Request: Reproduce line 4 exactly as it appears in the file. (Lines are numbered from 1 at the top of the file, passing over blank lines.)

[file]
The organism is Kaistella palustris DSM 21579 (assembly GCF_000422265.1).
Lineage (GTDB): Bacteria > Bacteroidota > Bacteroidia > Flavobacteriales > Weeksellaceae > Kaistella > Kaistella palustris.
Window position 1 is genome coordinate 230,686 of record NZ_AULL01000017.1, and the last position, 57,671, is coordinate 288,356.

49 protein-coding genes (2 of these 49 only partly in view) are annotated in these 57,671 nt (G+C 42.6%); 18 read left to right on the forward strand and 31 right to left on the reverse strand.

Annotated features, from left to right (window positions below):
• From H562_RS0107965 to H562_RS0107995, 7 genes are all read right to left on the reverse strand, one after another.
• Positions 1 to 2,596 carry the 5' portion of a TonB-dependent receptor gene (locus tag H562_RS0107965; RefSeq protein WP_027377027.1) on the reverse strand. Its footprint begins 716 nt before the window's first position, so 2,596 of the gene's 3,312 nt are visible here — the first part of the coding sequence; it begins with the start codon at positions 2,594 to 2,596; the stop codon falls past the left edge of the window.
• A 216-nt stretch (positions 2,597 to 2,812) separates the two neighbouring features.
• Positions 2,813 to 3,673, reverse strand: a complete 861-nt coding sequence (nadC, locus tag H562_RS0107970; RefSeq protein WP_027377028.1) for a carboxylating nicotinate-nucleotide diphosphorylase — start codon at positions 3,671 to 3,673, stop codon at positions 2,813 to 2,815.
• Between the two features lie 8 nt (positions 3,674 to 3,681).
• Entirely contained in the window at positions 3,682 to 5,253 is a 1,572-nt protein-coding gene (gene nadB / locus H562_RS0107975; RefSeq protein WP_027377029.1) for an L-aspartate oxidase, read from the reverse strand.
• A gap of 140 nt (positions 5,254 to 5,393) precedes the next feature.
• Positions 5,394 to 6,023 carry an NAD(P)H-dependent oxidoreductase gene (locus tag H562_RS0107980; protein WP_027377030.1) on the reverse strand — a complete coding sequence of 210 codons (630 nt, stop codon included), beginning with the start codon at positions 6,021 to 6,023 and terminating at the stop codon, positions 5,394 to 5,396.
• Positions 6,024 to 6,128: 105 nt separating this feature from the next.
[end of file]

49 protein-coding genes (2 of these 49 only partly in view) are annotated in these 57,671 nt (G+C 42.6%); 18 read left to right on the forward strand and 31 right to left on the reverse strand.